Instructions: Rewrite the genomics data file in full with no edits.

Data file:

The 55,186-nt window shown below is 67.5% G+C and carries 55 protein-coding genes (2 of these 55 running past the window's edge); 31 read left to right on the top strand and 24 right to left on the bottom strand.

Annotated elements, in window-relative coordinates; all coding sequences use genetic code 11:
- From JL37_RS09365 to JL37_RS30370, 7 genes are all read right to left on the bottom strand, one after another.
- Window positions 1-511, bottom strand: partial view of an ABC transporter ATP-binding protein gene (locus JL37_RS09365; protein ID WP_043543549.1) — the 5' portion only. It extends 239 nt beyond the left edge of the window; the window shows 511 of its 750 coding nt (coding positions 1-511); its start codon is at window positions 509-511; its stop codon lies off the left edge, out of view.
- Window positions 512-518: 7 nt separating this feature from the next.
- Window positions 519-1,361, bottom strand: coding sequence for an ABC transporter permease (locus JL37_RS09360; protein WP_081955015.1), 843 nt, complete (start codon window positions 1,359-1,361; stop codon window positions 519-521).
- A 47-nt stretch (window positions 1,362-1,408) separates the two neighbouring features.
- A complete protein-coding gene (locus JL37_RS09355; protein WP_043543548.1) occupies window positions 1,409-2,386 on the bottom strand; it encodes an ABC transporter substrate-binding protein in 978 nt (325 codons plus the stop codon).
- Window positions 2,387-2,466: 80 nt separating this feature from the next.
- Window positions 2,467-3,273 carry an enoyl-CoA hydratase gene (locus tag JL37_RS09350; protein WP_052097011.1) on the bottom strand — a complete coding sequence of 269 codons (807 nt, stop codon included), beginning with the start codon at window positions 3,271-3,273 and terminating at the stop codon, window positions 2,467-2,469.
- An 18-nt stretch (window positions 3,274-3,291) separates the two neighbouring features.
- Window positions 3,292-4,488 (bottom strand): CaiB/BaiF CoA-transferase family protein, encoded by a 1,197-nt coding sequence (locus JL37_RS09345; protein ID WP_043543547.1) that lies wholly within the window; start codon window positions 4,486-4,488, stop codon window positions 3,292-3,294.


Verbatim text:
The 55,186-nt window shown below is 67.5% G+C and carries 55 protein-coding genes (2 of these 55 running past the window's edge); 31 read left to right on the top strand and 24 right to left on the bottom strand.

Annotated elements, in window-relative coordinates; all coding sequences use genetic code 11:
- From JL37_RS09365 to JL37_RS30370, 7 genes are all read right to left on the bottom strand, one after another.
- Window positions 1-511, bottom strand: partial view of an ABC transporter ATP-binding protein gene (locus JL37_RS09365; protein ID WP_043543549.1) — the 5' portion only. It extends 239 nt beyond the left edge of the window; the window shows 511 of its 750 coding nt (coding positions 1-511); its start codon is at window positions 509-511; its stop codon lies off the left edge, out of view.
- Window positions 512-518: 7 nt separating this feature from the next.
- Window positions 519-1,361, bottom strand: coding sequence for an ABC transporter permease (locus JL37_RS09360; protein WP_081955015.1), 843 nt, complete (start codon window positions 1,359-1,361; stop codon window positions 519-521).
- A 47-nt stretch (window positions 1,362-1,408) separates the two neighbouring features.
- A complete protein-coding gene (locus JL37_RS09355; protein WP_043543548.1) occupies window positions 1,409-2,386 on the bottom strand; it encodes an ABC transporter substrate-binding protein in 978 nt (325 codons plus the stop codon).
- Window positions 2,387-2,466: 80 nt separating this feature from the next.
- Window positions 2,467-3,273 carry an enoyl-CoA hydratase gene (locus tag JL37_RS09350; protein WP_052097011.1) on the bottom strand — a complete coding sequence of 269 codons (807 nt, stop codon included), beginning with the start codon at window positions 3,271-3,273 and terminating at the stop codon, window positions 2,467-2,469.
- An 18-nt stretch (window positions 3,274-3,291) separates the two neighbouring features.
- Window positions 3,292-4,488 (bottom strand): CaiB/BaiF CoA-transferase family protein, encoded by a 1,197-nt coding sequence (locus JL37_RS09345; protein ID WP_043543547.1) that lies wholly within the window; start codon window positions 4,486-4,488, stop codon window positions 3,292-3,294.